- I can understand the fear. You look [at] a theatre major and you wonder. What am I going to do with that? What are you going to do with a psychology major or a business major? What are you going to do with that? – walk into a business and be like, I have a business degree, and get a job? You know what’s going to make or break you in the interview? – their ability to connect to you, not just the knowledge that you possess. That’s very important, but their ability to connect to you is going to definitely weigh into their decision-making. People often times hire someone that they believe they can spend eight hours with over someone who is the smartest candidate who is the most knowledgeable candidate that they don’t believe that they can spend eight hours with. That happens. And that has to do with acting. I don’t think people should become theatre majors because they are destined to become Maryl Streep. I think, to a great extent, everybody should be exposed to these kind[s] of things. It blows my mind that they’re not – that they can go through life and not get exposed to these fundamental things that are also foundations to what an actor’s work is. It is the stability and the fear of not feeling safe, and a theatre major does not concretely provide me with that, but neither does a business major or biology major. So I don’t see the difference.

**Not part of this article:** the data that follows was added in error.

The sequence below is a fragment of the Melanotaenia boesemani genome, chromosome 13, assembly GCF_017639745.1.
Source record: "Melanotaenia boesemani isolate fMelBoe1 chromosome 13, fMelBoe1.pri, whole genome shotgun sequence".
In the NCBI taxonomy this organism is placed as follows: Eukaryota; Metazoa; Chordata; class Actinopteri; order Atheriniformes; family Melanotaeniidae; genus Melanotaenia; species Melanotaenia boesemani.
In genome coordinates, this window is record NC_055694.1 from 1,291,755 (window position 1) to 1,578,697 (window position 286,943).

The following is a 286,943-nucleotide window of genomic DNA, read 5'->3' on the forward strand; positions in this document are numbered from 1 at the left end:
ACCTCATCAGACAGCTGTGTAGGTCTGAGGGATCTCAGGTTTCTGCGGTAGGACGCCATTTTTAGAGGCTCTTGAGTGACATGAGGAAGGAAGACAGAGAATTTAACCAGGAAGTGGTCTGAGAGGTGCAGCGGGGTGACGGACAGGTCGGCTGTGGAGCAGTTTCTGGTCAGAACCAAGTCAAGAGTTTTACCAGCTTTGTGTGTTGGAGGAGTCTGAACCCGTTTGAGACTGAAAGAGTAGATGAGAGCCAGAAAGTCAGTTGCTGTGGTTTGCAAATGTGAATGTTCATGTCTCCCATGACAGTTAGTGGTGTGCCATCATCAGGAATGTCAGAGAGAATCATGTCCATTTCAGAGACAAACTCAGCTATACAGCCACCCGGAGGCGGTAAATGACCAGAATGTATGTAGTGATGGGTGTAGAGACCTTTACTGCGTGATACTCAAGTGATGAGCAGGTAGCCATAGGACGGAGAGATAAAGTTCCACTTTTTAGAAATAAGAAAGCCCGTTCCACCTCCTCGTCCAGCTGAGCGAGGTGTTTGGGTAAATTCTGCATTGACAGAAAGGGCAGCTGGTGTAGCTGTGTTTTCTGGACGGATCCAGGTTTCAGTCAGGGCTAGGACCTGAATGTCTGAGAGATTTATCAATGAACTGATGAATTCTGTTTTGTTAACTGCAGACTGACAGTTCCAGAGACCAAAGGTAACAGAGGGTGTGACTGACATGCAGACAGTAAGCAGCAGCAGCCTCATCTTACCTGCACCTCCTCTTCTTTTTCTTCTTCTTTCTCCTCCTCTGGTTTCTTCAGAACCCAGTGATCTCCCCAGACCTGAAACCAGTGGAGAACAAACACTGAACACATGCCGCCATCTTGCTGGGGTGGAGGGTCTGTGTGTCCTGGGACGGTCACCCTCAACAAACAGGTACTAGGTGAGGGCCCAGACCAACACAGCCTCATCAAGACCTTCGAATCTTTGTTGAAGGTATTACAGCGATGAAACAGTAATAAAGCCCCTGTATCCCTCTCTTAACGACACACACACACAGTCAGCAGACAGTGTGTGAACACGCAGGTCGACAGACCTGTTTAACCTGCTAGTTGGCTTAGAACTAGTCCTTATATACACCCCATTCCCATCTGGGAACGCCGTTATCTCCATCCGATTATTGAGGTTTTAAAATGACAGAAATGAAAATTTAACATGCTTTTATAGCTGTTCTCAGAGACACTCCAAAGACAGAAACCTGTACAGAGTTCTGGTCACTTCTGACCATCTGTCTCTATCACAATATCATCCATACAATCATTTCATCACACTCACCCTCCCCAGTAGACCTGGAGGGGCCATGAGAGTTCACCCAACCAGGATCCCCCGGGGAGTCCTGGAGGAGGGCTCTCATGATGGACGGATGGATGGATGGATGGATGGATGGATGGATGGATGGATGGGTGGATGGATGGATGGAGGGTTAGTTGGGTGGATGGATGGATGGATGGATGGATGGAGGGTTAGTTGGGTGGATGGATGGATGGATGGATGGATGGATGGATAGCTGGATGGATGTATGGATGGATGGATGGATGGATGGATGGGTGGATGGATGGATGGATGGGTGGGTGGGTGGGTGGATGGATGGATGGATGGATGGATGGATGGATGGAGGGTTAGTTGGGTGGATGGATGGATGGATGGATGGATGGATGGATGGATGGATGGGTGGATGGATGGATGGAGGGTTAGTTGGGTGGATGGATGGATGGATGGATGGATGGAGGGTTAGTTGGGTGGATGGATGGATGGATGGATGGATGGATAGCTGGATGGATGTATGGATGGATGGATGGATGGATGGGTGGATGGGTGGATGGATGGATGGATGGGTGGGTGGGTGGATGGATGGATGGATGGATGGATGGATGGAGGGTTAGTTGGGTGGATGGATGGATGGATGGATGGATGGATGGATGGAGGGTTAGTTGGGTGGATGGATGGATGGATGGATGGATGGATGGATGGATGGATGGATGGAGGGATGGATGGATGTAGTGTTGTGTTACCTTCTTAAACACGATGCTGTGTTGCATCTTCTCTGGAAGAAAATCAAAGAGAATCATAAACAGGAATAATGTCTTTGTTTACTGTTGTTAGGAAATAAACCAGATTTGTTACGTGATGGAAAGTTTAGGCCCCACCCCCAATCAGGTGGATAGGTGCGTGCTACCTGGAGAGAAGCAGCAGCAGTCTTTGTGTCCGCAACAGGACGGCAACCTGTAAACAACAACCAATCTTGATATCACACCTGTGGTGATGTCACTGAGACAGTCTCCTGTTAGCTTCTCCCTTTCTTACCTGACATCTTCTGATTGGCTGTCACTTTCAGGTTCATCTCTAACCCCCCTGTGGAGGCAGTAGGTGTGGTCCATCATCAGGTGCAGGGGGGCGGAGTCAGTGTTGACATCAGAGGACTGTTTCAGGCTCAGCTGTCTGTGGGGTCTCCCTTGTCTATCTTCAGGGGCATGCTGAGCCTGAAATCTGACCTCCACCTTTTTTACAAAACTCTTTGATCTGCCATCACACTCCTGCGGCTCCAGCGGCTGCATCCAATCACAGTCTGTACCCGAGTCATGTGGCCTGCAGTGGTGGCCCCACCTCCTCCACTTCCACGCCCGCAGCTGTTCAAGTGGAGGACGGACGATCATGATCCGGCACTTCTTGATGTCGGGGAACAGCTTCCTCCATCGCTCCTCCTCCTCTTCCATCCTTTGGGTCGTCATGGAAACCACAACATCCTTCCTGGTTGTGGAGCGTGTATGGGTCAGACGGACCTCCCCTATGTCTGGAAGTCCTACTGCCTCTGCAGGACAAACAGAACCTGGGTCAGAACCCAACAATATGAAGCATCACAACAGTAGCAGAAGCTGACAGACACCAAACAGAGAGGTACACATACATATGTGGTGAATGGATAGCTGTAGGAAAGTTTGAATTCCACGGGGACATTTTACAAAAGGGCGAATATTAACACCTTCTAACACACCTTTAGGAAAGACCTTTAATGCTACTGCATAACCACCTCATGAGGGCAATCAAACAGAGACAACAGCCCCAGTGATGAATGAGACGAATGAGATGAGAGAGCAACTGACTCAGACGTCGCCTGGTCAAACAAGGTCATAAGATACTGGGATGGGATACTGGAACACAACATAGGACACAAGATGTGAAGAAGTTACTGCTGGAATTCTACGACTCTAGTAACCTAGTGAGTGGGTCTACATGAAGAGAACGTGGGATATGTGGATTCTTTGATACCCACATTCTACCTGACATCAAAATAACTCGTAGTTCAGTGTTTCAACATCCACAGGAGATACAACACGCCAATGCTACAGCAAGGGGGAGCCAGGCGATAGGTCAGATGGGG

How did you end up getting a part in the new Will Ferrell movie “Casa De Mi Padre”?